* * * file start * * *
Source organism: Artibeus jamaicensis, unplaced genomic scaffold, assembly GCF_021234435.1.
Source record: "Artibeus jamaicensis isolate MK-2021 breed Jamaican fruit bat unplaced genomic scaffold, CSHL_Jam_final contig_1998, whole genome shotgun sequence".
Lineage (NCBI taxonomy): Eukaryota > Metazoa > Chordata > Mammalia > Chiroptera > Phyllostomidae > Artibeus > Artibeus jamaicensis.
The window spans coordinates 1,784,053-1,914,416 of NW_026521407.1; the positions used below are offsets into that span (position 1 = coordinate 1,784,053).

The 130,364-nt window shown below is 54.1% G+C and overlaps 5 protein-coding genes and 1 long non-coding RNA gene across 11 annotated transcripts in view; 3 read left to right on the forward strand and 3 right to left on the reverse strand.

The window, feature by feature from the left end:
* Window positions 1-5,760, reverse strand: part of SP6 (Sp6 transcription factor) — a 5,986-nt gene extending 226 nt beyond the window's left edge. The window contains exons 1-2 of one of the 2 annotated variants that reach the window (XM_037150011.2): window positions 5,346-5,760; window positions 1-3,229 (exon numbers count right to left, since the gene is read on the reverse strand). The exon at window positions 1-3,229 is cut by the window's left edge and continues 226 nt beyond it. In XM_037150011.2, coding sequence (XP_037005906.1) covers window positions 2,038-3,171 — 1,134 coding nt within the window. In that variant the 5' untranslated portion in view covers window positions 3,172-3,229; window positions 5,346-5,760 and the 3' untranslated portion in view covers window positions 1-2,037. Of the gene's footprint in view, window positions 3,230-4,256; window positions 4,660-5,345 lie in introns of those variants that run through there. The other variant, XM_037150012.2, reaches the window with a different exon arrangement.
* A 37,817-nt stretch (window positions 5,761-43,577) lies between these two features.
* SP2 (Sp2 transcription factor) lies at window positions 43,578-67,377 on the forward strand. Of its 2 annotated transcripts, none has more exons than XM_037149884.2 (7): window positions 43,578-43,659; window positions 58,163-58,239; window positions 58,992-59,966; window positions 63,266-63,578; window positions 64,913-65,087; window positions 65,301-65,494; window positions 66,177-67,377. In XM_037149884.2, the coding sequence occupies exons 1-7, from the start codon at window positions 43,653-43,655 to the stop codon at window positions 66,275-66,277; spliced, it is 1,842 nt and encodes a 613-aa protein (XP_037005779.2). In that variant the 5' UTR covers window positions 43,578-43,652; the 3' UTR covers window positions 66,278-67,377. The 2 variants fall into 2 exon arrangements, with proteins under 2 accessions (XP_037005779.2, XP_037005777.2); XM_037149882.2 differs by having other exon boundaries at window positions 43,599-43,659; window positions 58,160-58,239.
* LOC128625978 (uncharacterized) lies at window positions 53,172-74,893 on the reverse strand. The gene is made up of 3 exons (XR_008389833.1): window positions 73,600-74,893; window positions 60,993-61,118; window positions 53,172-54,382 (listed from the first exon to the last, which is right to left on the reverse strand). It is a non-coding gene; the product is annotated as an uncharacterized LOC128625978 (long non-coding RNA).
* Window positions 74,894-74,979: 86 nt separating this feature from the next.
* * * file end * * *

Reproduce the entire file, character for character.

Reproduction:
Source organism: Artibeus jamaicensis, unplaced genomic scaffold, assembly GCF_021234435.1.
Source record: "Artibeus jamaicensis isolate MK-2021 breed Jamaican fruit bat unplaced genomic scaffold, CSHL_Jam_final contig_1998, whole genome shotgun sequence".
Lineage (NCBI taxonomy): Eukaryota > Metazoa > Chordata > Mammalia > Chiroptera > Phyllostomidae > Artibeus > Artibeus jamaicensis.
The window spans coordinates 1,784,053-1,914,416 of NW_026521407.1; the positions used below are offsets into that span (position 1 = coordinate 1,784,053).

The 130,364-nt window shown below is 54.1% G+C and overlaps 5 protein-coding genes and 1 long non-coding RNA gene across 11 annotated transcripts in view; 3 read left to right on the forward strand and 3 right to left on the reverse strand.

The window, feature by feature from the left end:
* Window positions 1-5,760, reverse strand: part of SP6 (Sp6 transcription factor) — a 5,986-nt gene extending 226 nt beyond the window's left edge. The window contains exons 1-2 of one of the 2 annotated variants that reach the window (XM_037150011.2): window positions 5,346-5,760; window positions 1-3,229 (exon numbers count right to left, since the gene is read on the reverse strand). The exon at window positions 1-3,229 is cut by the window's left edge and continues 226 nt beyond it. In XM_037150011.2, coding sequence (XP_037005906.1) covers window positions 2,038-3,171 — 1,134 coding nt within the window. In that variant the 5' untranslated portion in view covers window positions 3,172-3,229; window positions 5,346-5,760 and the 3' untranslated portion in view covers window positions 1-2,037. Of the gene's footprint in view, window positions 3,230-4,256; window positions 4,660-5,345 lie in introns of those variants that run through there. The other variant, XM_037150012.2, reaches the window with a different exon arrangement.
* A 37,817-nt stretch (window positions 5,761-43,577) lies between these two features.
* SP2 (Sp2 transcription factor) lies at window positions 43,578-67,377 on the forward strand. Of its 2 annotated transcripts, none has more exons than XM_037149884.2 (7): window positions 43,578-43,659; window positions 58,163-58,239; window positions 58,992-59,966; window positions 63,266-63,578; window positions 64,913-65,087; window positions 65,301-65,494; window positions 66,177-67,377. In XM_037149884.2, the coding sequence occupies exons 1-7, from the start codon at window positions 43,653-43,655 to the stop codon at window positions 66,275-66,277; spliced, it is 1,842 nt and encodes a 613-aa protein (XP_037005779.2). In that variant the 5' UTR covers window positions 43,578-43,652; the 3' UTR covers window positions 66,278-67,377. The 2 variants fall into 2 exon arrangements, with proteins under 2 accessions (XP_037005779.2, XP_037005777.2); XM_037149882.2 differs by having other exon boundaries at window positions 43,599-43,659; window positions 58,160-58,239.
* LOC128625978 (uncharacterized) lies at window positions 53,172-74,893 on the reverse strand. The gene is made up of 3 exons (XR_008389833.1): window positions 73,600-74,893; window positions 60,993-61,118; window positions 53,172-54,382 (listed from the first exon to the last, which is right to left on the reverse strand). It is a non-coding gene; the product is annotated as an uncharacterized LOC128625978 (long non-coding RNA).
* Window positions 74,894-74,979: 86 nt separating this feature from the next.